What Happened to Innocent Until Proven Guilty?

Friday, April 19th, 2013

The current president of the US, the same one who said of Bradley Manning long before any trial much less any verdict that ” he broke the law”, is quoted by the Guardian as saying tonight,’Why did young men who grew up and studied here as part of our communities and our country resort to this violence?’

A feature of the Obama regime is the declaration of who should be murdered because they are determined to be “guilty” by Obama himself, not by the judges and juries that are required by the US Constitution.  Of course, that is, as his predecessor famously said, “just a piece of paper.”  One might, however, have expected a different attitude and behavior from a constitutional lawyer than an ignorant man like Bush.

When we walked into an Upper East Side diner this evening for a late supper, we were greeted at the door by the owner’s glee that the guilty party was in custody.  I suspect most people in the US have embraced this.

Here is a part of the statement of the president of the Republic of Chechnya, which was reported by Le Monde after the murder of the first of the brothers and before the capture of the second:

“Today, as indicated by some media, a certain Tsarnaev was killed in the course of an attempt to apprehend him.  If he had been arrested, and an inquest had followed its course, it would have been possible to clear up the circumstances of his degree of culpability.  Apparently, the special forces needed a result, no matter what, in order to appease society.”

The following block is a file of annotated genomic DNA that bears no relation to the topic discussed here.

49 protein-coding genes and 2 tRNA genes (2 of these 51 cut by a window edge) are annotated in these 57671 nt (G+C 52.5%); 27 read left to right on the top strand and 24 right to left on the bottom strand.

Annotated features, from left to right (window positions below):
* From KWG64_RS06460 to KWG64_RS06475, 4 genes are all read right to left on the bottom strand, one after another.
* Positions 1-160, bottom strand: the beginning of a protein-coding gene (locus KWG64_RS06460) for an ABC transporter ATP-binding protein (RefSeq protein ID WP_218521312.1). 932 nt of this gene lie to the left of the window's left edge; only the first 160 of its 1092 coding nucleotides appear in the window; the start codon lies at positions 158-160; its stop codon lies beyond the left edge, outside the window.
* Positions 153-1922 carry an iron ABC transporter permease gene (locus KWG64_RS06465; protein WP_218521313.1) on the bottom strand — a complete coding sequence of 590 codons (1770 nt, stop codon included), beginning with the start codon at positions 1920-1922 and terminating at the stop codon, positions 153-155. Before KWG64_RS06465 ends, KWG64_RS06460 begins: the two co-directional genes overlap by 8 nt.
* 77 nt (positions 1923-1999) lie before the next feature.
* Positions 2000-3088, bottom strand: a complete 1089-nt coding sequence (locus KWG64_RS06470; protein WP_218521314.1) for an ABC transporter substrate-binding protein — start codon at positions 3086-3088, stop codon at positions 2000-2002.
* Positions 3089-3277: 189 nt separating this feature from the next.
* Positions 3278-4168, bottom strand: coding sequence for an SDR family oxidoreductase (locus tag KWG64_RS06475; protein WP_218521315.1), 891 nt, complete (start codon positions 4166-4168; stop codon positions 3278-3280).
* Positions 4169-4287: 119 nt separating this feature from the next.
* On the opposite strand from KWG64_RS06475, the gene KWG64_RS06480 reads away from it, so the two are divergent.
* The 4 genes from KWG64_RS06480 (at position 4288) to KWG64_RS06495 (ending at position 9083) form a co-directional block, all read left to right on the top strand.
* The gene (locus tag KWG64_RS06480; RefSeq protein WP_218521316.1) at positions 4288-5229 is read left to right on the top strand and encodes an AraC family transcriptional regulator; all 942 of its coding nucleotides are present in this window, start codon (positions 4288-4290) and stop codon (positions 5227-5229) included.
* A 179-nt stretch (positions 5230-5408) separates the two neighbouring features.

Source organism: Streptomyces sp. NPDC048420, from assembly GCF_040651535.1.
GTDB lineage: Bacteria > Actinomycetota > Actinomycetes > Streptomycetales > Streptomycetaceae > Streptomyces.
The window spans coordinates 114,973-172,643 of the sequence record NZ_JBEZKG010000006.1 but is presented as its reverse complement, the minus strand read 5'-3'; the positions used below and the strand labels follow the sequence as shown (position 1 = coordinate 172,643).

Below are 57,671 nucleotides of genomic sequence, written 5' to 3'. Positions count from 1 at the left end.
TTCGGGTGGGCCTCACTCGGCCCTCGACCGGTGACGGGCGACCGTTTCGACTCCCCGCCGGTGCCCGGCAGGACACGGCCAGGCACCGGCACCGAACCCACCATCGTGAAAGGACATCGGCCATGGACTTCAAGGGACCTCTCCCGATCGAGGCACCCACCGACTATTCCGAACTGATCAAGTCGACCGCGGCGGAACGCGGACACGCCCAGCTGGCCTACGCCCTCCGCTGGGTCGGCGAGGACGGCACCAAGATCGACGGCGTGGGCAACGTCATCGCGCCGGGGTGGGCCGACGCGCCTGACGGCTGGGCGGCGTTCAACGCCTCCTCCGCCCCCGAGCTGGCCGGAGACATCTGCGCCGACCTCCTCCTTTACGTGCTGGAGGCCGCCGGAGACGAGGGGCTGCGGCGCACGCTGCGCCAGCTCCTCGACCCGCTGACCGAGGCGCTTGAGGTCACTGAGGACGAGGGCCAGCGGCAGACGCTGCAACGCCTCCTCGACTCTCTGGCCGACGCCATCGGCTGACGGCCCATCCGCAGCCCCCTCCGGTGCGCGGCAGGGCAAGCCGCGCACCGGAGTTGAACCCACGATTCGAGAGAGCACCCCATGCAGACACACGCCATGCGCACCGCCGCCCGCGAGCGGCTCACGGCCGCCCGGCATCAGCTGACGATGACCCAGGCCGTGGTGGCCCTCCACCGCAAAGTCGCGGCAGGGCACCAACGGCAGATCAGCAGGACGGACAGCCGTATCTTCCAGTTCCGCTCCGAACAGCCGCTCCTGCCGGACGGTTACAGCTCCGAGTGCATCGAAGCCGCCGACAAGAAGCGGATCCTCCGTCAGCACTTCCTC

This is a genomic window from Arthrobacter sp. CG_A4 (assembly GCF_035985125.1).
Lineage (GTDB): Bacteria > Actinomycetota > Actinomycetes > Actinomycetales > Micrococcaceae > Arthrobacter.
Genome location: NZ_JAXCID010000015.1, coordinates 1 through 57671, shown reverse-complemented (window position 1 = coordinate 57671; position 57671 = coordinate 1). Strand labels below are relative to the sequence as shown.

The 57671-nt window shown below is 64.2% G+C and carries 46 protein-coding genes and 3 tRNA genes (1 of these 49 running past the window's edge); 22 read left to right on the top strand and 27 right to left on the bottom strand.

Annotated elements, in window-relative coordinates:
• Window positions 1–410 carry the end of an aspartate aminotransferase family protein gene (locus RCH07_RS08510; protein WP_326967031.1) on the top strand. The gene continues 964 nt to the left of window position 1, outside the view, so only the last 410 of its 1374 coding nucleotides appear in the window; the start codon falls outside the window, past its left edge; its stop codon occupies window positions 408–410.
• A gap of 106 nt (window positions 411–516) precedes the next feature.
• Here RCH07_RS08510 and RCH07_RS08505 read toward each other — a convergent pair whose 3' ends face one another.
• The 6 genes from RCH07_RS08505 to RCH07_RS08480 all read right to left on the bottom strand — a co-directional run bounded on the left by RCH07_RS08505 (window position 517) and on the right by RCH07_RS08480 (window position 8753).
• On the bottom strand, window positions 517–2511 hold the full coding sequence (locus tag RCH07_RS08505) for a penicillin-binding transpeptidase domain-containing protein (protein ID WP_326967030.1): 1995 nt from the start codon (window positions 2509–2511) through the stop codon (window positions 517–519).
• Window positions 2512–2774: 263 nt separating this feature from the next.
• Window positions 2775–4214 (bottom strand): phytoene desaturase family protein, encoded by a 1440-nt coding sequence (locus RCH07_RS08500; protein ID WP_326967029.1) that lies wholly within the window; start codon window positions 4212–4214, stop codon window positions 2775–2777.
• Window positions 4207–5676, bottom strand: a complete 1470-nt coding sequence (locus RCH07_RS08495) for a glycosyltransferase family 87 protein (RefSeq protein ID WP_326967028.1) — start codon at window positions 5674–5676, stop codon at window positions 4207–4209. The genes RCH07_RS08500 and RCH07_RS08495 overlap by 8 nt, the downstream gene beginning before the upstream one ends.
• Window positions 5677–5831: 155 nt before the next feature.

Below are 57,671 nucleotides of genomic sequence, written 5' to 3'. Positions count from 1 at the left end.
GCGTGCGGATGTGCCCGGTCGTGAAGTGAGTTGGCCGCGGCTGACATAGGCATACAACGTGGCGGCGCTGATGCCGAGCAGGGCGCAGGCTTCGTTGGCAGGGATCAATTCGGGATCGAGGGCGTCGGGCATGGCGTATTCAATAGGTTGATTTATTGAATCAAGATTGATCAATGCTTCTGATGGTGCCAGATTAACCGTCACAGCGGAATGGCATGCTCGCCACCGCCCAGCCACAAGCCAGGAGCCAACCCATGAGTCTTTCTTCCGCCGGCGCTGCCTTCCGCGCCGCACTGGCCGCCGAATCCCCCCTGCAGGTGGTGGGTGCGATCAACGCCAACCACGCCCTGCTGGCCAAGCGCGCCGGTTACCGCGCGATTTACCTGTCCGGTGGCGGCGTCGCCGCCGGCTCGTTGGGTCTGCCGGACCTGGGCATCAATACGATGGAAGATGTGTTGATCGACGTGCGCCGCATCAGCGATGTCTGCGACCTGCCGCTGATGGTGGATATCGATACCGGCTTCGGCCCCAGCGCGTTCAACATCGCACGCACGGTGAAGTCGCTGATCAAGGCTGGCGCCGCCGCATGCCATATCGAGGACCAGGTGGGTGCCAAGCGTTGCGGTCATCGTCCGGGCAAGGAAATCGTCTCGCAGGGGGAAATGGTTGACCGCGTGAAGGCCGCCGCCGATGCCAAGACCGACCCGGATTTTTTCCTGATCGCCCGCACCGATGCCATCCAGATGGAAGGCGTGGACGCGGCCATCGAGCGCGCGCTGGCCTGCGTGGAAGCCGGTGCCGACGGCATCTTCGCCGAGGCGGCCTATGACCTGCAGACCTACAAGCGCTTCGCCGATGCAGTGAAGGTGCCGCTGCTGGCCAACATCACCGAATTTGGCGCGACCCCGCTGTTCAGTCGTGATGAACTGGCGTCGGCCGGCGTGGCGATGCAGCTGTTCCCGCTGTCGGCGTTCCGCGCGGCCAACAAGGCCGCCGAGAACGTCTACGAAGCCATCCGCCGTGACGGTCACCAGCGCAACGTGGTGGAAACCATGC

That is a very great condemnation from a country that most people in this one would find backward, not so free as the US.  Alas, it is the US which is backward, in fact it has regressed to the Middle Ages before the Magna Carta, when the dictator/monarch was law.


Wednesday, April 17th, 2013

Normon Solomon wrote this after the bomb explosion at the Boston Marathon on April 15, 2013:

“Every news report about the children killed and injured at the finish line in Boston, every account of the horrific loss of limbs, makes me think of a little girl named Guljumma. She was seven years old when I met her at an Afghan refugee camp one day in the summer of 2009.

“At the time, I wrote: ‘Guljumma talked about what happened one morning last year when she was sleeping at home in southern Afghanistan’s Helmand Valley. At about 5 a.m., bombs exploded. Some people in her family died. She lost an arm.’

“In the refugee camp on the outskirts of Kabul, where several hundred families were living in squalid conditions, the U.S. government was providing no help. The last time Guljumma and her father had meaningful contact with the U.S. government was when it bombed them.